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March 18, 2012 / Rachel Bednarski

30 Day Book Meme: Day 10 – A Book That Changed My Life and Why You Should Read it

 So, continuing with this increasingly sporadic meme…

 

Generally, I consider it quite melodramatic to credit any one single thing as having changed your life. I think life-changing things tend to occur more progressively than that. Yet if I were to suggest that a single work of fiction changed my life, as I am about to do, I would have to bestow that honour upon (This is the last time I include this novel in an answer to this meme, I have just realised I have mentioned it a LOT and that I am dangerously close to preaching.) Douglas Coupland’s Generation X.

 

I was drawn in by the novel’s fluro-pink cover, which, of course, was Coupland’s intention: attract the masses with a nice bright colour then smack them in the face with the realisation of what they’re doing wrong in their accelerated lives.

It worked.

Generation X is one of those books you find yourself returning to, one of those books that you need to return to, when the superficial problems of capitalism and the technological age begin to feel like real problems. We are increasingly subjected to a surplus of information that invades and dominates both our internal and external worlds – sometimes I feel as though I myself am made of pixels, that I can Google where I left my door keys. We exist in a saturated and persepective-less hyperreal world.

The sudden and dominating rise in consumer and media culture has introduced a whole new concept of individuality. Our identities are largely constructed around the attainment of commodities and the maintaining of constructed personalities through social media. Everything has become instant and easy and we no longer have to work for anything, and that is what has come to distinguish our generation from those hardworking, war-influenced generations before us.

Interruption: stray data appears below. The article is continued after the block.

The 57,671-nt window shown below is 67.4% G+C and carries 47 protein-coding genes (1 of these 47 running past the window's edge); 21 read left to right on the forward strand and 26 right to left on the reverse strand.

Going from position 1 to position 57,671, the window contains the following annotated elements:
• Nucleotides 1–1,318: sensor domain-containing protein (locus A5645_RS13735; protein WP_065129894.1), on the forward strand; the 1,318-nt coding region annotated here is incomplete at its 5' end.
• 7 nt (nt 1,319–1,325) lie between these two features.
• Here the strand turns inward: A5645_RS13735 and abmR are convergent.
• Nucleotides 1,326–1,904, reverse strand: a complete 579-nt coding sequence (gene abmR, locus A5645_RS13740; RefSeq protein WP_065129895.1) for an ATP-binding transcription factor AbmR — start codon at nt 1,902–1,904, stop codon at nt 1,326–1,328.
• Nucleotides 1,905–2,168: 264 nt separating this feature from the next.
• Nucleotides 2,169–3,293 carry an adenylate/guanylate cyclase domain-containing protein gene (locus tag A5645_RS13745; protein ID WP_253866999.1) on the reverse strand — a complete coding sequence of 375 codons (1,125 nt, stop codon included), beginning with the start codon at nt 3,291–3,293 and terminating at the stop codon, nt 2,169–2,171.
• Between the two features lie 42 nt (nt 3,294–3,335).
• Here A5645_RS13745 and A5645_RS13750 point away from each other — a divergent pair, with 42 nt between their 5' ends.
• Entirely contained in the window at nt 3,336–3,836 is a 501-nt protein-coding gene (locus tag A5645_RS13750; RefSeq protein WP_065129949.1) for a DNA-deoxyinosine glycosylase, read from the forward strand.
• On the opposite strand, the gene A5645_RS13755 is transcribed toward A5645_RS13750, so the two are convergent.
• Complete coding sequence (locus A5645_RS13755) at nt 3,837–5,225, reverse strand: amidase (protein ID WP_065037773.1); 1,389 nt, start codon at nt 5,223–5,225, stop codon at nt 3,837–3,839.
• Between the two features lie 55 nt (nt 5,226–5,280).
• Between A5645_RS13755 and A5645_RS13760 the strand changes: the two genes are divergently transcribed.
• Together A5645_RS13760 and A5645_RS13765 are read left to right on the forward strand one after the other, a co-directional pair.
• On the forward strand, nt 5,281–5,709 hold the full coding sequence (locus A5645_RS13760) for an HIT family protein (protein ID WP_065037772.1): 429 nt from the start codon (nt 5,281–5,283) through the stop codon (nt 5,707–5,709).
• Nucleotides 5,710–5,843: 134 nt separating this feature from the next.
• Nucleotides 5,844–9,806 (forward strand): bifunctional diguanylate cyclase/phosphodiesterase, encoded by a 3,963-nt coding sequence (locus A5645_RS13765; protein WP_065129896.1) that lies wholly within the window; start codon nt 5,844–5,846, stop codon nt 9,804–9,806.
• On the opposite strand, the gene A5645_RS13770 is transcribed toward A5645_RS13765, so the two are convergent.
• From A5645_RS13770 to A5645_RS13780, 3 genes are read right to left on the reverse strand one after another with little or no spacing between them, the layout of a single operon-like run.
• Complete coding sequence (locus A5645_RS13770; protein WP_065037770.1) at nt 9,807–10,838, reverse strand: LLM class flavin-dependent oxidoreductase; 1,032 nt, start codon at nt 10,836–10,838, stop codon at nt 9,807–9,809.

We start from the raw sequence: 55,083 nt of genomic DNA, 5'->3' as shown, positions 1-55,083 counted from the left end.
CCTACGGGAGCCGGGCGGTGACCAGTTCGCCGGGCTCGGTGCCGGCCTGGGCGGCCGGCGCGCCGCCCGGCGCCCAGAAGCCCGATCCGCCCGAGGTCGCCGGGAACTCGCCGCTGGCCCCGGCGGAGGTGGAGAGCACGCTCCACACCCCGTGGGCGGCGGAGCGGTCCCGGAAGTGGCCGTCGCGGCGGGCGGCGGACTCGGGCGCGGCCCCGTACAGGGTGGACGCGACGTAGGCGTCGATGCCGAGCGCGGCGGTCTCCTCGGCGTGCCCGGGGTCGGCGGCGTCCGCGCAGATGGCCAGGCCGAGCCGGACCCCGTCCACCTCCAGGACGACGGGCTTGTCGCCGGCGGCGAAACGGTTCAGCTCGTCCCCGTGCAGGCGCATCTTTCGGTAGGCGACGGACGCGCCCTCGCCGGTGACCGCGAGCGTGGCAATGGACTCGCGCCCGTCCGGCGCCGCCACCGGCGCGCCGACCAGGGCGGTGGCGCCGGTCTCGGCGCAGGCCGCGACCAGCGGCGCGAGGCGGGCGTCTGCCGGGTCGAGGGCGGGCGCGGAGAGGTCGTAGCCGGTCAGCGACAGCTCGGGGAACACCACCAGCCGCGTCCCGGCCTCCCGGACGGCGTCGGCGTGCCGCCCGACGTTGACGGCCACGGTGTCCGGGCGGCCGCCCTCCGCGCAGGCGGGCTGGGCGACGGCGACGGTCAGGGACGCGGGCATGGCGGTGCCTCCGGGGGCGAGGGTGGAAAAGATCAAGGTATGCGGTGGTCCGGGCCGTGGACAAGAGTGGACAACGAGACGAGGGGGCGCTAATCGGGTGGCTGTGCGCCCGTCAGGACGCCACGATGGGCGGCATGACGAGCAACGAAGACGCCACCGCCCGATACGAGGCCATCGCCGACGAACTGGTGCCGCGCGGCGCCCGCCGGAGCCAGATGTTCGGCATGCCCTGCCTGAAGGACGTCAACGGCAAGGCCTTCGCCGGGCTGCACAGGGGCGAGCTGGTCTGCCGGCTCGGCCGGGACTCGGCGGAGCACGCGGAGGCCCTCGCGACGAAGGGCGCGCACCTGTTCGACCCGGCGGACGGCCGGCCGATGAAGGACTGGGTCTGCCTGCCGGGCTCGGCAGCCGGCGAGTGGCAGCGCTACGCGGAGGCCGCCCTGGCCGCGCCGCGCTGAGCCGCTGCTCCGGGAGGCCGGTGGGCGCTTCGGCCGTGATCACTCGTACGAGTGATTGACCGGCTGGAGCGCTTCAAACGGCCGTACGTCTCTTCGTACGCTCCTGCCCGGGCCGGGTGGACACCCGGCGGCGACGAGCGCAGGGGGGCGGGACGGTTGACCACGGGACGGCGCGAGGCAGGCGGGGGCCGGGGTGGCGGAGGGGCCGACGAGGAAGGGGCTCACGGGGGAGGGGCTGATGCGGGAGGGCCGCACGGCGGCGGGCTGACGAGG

The characters of Generation X decide that they don’t want to partake in this hyperreality and so abscond to the Nevada desert in search of a simpler, more meaningful life, and to tell stories to rediscover their humanity and spirituality.

 

Coupland’s writing is synonymous with the wandering, new-lost generation and is a challenging force in directing our attentions to the changes taking place in contemporary culture and how these changes are affecting our human relationships.

What had the most enduring influence on me is the manner in which the novel exposes the great paradox of consumer ideology; the belief that individuality can be sourced from the accumulation of commodities, when in fact, passive consumption is complicit in the deconstruction of creativity and personal identity. The collapsing of the boundary between high and low culture and the subsequent dominance of mass culture which only allows for individuality within a specific, dumbed-down framework. Coupland’s cutting use of satire really stresses the unimportance and frivolity of modern life when compared with the wholesome immaterial lives and compelling relationships of Andy, Dag and Claire. When money and objects begin to seem too important, when I’ve spent just a little too much time online, I always return to my copy of Generation X to remind me of what life really is about, and that the most valuable experiences can’t be bought.

 

 

We shouldn’t feel defined by our careers, by our bank-balance, or how many followers we have on Twitter. Real, valuable life experience is not measured in these ways. And, of course, we all know this, we just need reminding sometimes.

I will leave you with the words of a very wise person, who I think sums up the premise of Generation X better than I ever could:

 

You don’t have to get a job that makes others feel comfortable about what they perceive as your success. You don’t have to explain what you plan to do with your life. You don’t have to justify your education by demonstrating its financial rewards. You don’t have to maintain an impeccable credit score. Anyone who expects you to do any of those things has no sense of history or economics or science or the arts.

You have to pay your own electric bill. You have to be kind. You have to give it all you got. You have to find people who love you truly and love them back with the same truth.

But that’s all.

Dear Sugar, The Rumpus 

 

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